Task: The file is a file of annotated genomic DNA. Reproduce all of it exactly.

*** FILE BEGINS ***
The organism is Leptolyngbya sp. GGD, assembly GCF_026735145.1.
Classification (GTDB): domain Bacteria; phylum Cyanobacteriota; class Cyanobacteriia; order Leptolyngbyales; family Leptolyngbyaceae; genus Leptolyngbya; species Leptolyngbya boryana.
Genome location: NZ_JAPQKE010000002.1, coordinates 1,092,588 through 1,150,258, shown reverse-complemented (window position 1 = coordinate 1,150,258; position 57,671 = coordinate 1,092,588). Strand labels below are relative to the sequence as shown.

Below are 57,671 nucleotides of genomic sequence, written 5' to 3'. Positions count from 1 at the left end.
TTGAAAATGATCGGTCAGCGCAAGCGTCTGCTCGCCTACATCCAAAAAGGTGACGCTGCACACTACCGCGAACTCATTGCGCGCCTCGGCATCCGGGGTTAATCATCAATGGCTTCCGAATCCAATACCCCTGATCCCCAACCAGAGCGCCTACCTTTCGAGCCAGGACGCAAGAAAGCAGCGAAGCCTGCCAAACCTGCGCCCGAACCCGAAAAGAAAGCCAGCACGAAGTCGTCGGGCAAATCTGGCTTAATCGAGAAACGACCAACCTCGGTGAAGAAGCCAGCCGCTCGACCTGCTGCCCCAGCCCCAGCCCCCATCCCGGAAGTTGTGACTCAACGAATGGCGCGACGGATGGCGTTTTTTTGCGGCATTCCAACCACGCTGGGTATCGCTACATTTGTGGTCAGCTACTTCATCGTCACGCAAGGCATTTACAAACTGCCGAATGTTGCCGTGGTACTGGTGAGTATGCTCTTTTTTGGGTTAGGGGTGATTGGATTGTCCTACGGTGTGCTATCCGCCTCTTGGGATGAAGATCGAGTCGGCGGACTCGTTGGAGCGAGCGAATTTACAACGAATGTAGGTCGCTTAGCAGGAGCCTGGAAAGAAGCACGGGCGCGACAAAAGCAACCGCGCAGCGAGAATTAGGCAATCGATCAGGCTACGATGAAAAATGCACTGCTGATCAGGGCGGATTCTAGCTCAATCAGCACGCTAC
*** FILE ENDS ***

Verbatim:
The organism is Leptolyngbya sp. GGD, assembly GCF_026735145.1.
Classification (GTDB): domain Bacteria; phylum Cyanobacteriota; class Cyanobacteriia; order Leptolyngbyales; family Leptolyngbyaceae; genus Leptolyngbya; species Leptolyngbya boryana.
Genome location: NZ_JAPQKE010000002.1, coordinates 1,092,588 through 1,150,258, shown reverse-complemented (window position 1 = coordinate 1,150,258; position 57,671 = coordinate 1,092,588). Strand labels below are relative to the sequence as shown.

Below are 57,671 nucleotides of genomic sequence, written 5' to 3'. Positions count from 1 at the left end.
TTGAAAATGATCGGTCAGCGCAAGCGTCTGCTCGCCTACATCCAAAAAGGTGACGCTGCACACTACCGCGAACTCATTGCGCGCCTCGGCATCCGGGGTTAATCATCAATGGCTTCCGAATCCAATACCCCTGATCCCCAACCAGAGCGCCTACCTTTCGAGCCAGGACGCAAGAAAGCAGCGAAGCCTGCCAAACCTGCGCCCGAACCCGAAAAGAAAGCCAGCACGAAGTCGTCGGGCAAATCTGGCTTAATCGAGAAACGACCAACCTCGGTGAAGAAGCCAGCCGCTCGACCTGCTGCCCCAGCCCCAGCCCCCATCCCGGAAGTTGTGACTCAACGAATGGCGCGACGGATGGCGTTTTTTTGCGGCATTCCAACCACGCTGGGTATCGCTACATTTGTGGTCAGCTACTTCATCGTCACGCAAGGCATTTACAAACTGCCGAATGTTGCCGTGGTACTGGTGAGTATGCTCTTTTTTGGGTTAGGGGTGATTGGATTGTCCTACGGTGTGCTATCCGCCTCTTGGGATGAAGATCGAGTCGGCGGACTCGTTGGAGCGAGCGAATTTACAACGAATGTAGGTCGCTTAGCAGGAGCCTGGAAAGAAGCACGGGCGCGACAAAAGCAACCGCGCAGCGAGAATTAGGCAATCGATCAGGCTACGATGAAAAATGCACTGCTGATCAGGGCGGATTCTAGCTCAATCAGCACGCTAC